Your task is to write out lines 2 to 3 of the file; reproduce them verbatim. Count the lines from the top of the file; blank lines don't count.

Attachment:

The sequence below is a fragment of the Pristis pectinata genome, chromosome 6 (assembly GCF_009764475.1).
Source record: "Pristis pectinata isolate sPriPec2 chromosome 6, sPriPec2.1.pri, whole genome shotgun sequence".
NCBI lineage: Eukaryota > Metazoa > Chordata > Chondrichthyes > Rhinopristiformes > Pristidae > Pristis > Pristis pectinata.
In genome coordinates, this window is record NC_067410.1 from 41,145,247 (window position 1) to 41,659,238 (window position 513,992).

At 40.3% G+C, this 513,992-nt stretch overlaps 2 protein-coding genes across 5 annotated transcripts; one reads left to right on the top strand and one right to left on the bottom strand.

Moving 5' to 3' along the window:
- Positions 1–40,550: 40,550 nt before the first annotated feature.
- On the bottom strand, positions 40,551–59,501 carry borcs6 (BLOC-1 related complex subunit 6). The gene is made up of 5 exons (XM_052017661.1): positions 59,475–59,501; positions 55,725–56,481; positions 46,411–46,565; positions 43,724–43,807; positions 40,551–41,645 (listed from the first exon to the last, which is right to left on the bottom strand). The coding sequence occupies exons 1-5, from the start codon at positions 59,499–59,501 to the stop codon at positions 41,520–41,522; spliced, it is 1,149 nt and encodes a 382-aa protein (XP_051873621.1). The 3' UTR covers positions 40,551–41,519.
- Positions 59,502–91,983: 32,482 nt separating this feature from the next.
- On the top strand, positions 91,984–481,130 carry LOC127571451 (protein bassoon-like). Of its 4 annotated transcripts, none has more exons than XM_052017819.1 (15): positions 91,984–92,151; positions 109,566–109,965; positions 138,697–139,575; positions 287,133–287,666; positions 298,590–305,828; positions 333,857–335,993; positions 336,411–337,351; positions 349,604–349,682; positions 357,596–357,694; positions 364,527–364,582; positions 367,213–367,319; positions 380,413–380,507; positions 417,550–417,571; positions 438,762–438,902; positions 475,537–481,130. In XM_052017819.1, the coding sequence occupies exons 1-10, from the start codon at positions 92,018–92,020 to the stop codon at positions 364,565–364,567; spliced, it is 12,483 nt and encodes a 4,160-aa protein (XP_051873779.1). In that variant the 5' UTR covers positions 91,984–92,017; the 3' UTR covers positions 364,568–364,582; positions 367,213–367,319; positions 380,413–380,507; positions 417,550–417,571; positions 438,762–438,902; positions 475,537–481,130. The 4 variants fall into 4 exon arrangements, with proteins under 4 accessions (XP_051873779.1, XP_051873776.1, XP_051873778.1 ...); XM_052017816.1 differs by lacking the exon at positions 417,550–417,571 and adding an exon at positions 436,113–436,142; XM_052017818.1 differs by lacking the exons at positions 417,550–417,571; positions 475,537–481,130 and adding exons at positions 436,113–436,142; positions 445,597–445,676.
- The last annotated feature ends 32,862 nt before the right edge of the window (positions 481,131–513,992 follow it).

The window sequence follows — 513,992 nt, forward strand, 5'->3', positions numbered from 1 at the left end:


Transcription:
Source record: "Pristis pectinata isolate sPriPec2 chromosome 6, sPriPec2.1.pri, whole genome shotgun sequence".
NCBI lineage: Eukaryota > Metazoa > Chordata > Chondrichthyes > Rhinopristiformes > Pristidae > Pristis > Pristis pectinata.